Matt Asay attended Strata+Hadoop World, Big Data’s big conference last month, and in this post he stresses the importance of adopting a data-before-people corporate attitude, despite the fact that “the industry has made a fetish of gathering ever more data”. And visualization is the perfect tool to bridge this need for applying human analysis to raw data – no matter how big it is.
The title of this post – also by Matt Asay – sounds a bit provocative, but the bottom line is clear: “most enterprises should be paying close attention to the data visualization vendors.” He explains that “In most cases, these won’t be yesterday’s BI vendors (all of which struggle to deal with unstructured data), but rather modern BI startups that understand that today’s data is messy but can be made to tell stories with the right visualization.”
The AnyScale Learning For All (ALFA) Group at MIT’s Computer Science and Artificial Intelligence Laboratory (CSAIL) aims to solve the most challenging big-data problems — questions that go beyond the scope of typical analytics. ALFA applies the latest machine learning and evolutionary computing concepts to target very complex problems that involve high dimensionality. The group has taken on challenges ranging from laying out wind farms to studying and categorizing the beats in blood pressure data in order to predict drops and spikes. The group is also analyzing huge volumes of recorded click data to predict MOOC-learning behavior, and is even helping the IRS protect against costly tax-evasion schemes.
For Sarah Rosen Wartell, the solutions to many of the problems facing the new D.C Mayor Muriel Bowser depend on getting up-to-date information into the right hands and using it well. The District will need to embrace “wonkiness” and strive to become a data-driven city.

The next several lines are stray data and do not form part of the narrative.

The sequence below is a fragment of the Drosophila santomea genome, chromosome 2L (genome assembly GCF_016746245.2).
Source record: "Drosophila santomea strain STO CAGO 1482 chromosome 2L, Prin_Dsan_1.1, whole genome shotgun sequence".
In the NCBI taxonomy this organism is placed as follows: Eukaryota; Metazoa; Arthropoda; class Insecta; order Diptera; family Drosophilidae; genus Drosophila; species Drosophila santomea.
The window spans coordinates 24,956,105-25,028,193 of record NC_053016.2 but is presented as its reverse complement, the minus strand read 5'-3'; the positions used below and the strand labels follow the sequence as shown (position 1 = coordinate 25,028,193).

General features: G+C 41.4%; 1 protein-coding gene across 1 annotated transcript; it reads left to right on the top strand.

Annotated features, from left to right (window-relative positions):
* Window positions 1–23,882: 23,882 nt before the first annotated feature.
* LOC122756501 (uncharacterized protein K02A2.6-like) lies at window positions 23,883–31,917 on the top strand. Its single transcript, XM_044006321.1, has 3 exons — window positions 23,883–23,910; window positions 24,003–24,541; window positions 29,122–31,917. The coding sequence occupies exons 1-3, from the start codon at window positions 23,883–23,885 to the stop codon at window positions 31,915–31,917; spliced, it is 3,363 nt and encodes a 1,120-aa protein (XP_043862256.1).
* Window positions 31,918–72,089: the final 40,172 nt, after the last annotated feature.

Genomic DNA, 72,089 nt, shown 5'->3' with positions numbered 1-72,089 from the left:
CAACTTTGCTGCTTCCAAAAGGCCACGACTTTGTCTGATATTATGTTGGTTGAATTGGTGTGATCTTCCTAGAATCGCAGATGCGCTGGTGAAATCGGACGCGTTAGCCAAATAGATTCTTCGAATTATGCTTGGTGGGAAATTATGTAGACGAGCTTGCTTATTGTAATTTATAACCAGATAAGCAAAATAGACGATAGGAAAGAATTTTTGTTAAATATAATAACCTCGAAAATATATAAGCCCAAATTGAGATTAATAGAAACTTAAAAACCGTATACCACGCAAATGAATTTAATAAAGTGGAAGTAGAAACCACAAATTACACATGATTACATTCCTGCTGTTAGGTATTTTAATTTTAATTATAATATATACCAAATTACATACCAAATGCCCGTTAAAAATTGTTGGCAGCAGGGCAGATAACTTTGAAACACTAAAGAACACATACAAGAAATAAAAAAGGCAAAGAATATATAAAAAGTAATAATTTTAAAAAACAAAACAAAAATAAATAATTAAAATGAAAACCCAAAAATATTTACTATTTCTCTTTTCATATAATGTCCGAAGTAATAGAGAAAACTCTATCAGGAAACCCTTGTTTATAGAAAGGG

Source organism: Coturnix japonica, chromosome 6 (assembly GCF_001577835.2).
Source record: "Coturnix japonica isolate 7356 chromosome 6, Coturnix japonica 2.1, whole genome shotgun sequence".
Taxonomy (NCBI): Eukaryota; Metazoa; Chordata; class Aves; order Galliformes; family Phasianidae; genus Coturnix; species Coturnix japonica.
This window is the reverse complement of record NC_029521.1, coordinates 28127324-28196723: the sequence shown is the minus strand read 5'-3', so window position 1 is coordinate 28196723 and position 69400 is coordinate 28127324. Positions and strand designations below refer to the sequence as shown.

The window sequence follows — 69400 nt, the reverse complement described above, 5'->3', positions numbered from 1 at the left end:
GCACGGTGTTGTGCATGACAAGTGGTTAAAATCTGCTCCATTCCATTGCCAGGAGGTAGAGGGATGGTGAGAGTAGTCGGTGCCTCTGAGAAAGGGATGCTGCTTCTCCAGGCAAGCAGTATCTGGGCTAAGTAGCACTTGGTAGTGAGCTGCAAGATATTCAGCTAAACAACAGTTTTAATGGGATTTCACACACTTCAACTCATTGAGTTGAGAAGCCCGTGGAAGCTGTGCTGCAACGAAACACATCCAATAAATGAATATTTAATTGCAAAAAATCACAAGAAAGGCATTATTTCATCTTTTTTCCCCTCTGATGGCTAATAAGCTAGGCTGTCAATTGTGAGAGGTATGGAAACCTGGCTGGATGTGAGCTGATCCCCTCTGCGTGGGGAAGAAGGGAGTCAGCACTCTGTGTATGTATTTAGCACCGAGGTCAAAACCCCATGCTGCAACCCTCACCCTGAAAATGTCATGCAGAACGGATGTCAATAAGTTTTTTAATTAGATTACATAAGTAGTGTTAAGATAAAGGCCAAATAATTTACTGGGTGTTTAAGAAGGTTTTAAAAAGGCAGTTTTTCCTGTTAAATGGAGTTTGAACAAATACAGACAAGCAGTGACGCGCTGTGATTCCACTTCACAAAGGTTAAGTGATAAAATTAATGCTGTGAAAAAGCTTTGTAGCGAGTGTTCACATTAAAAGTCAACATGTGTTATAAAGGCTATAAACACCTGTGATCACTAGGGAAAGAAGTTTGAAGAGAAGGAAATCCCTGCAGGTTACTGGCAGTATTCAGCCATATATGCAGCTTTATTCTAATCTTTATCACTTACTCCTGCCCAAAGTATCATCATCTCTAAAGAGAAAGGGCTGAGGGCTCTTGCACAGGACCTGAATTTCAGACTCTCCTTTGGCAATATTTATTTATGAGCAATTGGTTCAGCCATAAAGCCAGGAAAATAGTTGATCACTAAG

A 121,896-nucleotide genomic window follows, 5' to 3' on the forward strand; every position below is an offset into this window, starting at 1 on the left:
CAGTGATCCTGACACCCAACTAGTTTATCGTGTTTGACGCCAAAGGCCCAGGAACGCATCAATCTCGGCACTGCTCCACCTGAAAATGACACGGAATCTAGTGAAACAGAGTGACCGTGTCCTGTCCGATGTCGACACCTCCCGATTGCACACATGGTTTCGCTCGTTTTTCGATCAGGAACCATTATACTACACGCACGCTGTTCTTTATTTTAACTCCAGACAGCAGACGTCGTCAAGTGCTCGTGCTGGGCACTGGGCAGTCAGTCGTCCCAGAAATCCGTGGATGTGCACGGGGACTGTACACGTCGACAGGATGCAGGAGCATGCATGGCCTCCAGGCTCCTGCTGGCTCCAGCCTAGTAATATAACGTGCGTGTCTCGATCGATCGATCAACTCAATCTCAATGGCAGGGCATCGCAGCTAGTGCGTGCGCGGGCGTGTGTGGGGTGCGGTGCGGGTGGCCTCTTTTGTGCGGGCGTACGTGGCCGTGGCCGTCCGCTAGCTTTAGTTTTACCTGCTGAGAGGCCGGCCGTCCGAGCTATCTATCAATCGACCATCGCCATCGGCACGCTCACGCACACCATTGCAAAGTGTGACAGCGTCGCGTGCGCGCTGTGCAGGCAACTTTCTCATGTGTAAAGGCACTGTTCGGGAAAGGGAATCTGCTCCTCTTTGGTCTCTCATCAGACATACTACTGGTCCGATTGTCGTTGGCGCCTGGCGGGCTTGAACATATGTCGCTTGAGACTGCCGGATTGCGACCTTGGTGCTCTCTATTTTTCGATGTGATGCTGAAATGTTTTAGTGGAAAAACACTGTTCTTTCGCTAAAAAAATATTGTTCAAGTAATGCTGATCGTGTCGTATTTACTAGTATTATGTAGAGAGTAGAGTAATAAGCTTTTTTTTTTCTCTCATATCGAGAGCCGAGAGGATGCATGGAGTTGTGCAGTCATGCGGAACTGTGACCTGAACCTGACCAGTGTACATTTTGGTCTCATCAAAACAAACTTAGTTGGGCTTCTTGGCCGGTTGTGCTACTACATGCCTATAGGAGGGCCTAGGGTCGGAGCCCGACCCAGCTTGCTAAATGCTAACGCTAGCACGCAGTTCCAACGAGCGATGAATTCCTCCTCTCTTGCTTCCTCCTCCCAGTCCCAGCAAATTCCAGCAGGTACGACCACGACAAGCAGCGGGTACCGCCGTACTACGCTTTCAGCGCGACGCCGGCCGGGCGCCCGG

Forbe’s regular contributor Howard Baldwin praises the litereary references used by Susan Etlinger, an industry analyst at Altimeter Group, a consulting firm focusing on digital disruption, who spoke late last year at TED in San Francisco about “the implications of a data-rich world” and how we can “use it to our best advantage.” Citing culture critic Neil Postman’s book Amusing Ourselves to Death (1985), she referenced the issues of irrelevance and narcissism in Aldous Huxley’s Brave New World and surveillance and power in George Orwell’s 1984. . Most important, she lays out five key tactics for anyone tackling big data.
Big data has obviously received a lot of attention in the past couple of years from major companies as well as online communities. The folks at Onalytica analysed the online #BigData discussion by looking at over 400,000 tweets from around 80,000 users to present the most influential individuals and brands that drive this online discussion.
Insights from well-known names in the data visualization field, published during last week.
This is the video with the interview to Ezra Klein, Editor in-Chief for Vox.com, by Google’s Richard Gingras, to discuss the intersection of technology and news.